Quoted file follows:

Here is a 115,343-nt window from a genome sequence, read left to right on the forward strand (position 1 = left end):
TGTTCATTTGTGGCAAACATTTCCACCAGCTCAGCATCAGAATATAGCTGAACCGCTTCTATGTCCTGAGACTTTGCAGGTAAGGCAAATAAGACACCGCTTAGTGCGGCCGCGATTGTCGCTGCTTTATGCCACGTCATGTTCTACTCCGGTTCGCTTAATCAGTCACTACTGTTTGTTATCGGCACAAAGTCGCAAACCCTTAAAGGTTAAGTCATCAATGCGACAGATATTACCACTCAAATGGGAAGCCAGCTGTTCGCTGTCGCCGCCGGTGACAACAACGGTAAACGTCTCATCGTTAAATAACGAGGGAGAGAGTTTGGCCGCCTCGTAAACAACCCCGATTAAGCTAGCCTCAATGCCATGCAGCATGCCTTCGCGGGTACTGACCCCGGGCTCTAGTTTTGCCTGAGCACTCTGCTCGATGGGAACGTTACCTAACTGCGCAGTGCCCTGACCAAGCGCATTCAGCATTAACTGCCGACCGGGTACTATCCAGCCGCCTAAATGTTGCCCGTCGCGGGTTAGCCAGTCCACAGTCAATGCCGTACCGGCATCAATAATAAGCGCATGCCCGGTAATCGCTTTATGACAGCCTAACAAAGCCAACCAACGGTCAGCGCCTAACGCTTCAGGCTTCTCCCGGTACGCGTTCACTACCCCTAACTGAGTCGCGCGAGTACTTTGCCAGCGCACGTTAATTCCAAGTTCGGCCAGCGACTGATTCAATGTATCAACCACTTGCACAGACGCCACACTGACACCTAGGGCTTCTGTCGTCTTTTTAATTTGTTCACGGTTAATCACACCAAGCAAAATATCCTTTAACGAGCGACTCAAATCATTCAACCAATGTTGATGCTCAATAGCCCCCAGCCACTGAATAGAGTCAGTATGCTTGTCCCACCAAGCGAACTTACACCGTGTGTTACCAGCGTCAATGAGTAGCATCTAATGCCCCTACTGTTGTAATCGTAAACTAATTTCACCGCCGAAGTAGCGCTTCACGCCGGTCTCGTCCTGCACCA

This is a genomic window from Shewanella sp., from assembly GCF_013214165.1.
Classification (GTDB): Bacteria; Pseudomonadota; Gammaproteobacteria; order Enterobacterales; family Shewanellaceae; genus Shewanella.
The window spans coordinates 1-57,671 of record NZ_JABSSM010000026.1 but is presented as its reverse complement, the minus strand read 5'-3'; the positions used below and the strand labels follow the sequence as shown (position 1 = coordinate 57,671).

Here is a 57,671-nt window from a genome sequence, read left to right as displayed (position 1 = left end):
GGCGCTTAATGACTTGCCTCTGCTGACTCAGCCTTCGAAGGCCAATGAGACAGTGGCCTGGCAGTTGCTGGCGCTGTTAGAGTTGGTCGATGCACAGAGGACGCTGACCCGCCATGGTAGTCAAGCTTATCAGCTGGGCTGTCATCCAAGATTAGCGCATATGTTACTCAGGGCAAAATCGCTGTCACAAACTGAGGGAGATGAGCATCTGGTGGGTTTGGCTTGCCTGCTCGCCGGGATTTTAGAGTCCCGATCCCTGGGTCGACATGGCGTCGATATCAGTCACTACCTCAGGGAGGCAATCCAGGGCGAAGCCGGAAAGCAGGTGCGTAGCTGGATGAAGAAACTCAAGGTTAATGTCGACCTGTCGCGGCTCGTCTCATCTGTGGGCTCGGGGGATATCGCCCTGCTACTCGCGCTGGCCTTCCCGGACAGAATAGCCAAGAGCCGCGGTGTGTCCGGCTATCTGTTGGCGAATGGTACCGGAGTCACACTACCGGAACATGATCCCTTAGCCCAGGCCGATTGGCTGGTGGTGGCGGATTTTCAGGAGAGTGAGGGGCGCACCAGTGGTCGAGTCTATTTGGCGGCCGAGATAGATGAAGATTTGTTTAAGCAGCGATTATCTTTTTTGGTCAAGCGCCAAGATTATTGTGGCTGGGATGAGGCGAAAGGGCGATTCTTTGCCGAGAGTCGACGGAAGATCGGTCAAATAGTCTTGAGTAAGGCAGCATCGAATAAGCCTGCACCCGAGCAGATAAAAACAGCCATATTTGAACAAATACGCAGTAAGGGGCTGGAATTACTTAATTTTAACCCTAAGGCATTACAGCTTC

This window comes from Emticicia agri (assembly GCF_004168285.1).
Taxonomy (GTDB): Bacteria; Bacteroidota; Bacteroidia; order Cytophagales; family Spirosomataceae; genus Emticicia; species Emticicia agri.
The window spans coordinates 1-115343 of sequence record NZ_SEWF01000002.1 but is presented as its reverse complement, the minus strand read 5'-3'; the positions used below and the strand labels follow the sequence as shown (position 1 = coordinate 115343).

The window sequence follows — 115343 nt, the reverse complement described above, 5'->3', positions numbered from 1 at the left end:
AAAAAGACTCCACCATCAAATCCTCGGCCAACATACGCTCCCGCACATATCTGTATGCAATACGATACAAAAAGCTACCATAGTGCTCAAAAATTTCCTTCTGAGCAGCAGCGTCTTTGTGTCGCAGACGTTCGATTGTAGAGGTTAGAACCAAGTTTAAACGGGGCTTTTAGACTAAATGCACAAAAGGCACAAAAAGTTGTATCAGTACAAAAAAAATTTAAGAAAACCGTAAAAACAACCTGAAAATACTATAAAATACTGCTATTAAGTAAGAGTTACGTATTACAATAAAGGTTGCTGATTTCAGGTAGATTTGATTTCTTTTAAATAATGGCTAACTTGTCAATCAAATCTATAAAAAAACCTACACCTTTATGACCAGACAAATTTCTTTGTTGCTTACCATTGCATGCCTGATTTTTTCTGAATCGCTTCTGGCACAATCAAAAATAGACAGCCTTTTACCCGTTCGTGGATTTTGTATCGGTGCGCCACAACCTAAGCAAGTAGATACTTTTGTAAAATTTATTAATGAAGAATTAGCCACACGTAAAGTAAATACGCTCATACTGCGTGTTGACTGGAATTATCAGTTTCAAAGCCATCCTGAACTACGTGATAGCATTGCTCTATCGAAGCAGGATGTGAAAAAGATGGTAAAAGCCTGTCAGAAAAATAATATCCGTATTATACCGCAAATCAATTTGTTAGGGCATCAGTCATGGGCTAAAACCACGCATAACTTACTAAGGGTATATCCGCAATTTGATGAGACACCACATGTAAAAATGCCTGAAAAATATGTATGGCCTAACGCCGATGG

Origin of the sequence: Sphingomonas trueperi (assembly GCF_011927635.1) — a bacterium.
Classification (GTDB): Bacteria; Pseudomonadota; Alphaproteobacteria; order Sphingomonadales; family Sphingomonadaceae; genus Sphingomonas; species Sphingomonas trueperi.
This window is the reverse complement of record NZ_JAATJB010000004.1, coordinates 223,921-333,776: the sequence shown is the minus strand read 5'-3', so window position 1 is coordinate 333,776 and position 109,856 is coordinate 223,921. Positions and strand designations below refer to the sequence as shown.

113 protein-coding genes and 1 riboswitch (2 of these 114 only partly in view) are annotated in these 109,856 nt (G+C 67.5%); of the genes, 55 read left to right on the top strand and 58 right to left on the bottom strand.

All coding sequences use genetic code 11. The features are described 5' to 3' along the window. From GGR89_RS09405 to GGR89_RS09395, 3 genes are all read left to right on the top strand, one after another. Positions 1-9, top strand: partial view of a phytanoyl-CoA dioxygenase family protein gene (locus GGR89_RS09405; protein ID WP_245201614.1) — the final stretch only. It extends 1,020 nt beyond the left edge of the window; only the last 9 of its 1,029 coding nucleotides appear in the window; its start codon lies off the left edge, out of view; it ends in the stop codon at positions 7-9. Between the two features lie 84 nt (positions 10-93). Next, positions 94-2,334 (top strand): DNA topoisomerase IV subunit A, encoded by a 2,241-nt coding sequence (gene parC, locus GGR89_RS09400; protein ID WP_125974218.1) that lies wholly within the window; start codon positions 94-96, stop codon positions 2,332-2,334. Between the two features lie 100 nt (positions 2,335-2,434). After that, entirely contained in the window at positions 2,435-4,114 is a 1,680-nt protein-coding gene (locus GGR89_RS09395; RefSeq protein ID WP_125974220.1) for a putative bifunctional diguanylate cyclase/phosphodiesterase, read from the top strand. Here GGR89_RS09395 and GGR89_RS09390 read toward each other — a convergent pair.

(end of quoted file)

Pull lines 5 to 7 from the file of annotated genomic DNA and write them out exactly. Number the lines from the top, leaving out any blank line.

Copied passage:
The window spans coordinates 1-57,671 of record NZ_JABSSM010000026.1 but is presented as its reverse complement, the minus strand read 5'-3'; the positions used below and the strand labels follow the sequence as shown (position 1 = coordinate 57,671).

Here is a 57,671-nt window from a genome sequence, read left to right as displayed (position 1 = left end):
GGCGCTTAATGACTTGCCTCTGCTGACTCAGCCTTCGAAGGCCAATGAGACAGTGGCCTGGCAGTTGCTGGCGCTGTTAGAGTTGGTCGATGCACAGAGGACGCTGACCCGCCATGGTAGTCAAGCTTATCAGCTGGGCTGTCATCCAAGATTAGCGCATATGTTACTCAGGGCAAAATCGCTGTCACAAACTGAGGGAGATGAGCATCTGGTGGGTTTGGCTTGCCTGCTCGCCGGGATTTTAGAGTCCCGATCCCTGGGTCGACATGGCGTCGATATCAGTCACTACCTCAGGGAGGCAATCCAGGGCGAAGCCGGAAAGCAGGTGCGTAGCTGGATGAAGAAACTCAAGGTTAATGTCGACCTGTCGCGGCTCGTCTCATCTGTGGGCTCGGGGGATATCGCCCTGCTACTCGCGCTGGCCTTCCCGGACAGAATAGCCAAGAGCCGCGGTGTGTCCGGCTATCTGTTGGCGAATGGTACCGGAGTCACACTACCGGAACATGATCCCTTAGCCCAGGCCGATTGGCTGGTGGTGGCGGATTTTCAGGAGAGTGAGGGGCGCACCAGTGGTCGAGTCTATTTGGCGGCCGAGATAGATGAAGATTTGTTTAAGCAGCGATTATCTTTTTTGGTCAAGCGCCAAGATTATTGTGGCTGGGATGAGGCGAAAGGGCGATTCTTTGCCGAGAGTCGACGGAAGATCGGTCAAATAGTCTTGAGTAAGGCAGCATCGAATAAGCCTGCACCCGAGCAGATAAAAACAGCCATATTTGAACAAATACGCAGTAAGGGGCTGGAATTACTTAATTTTAACCCTAAGGCATTACAGCTTC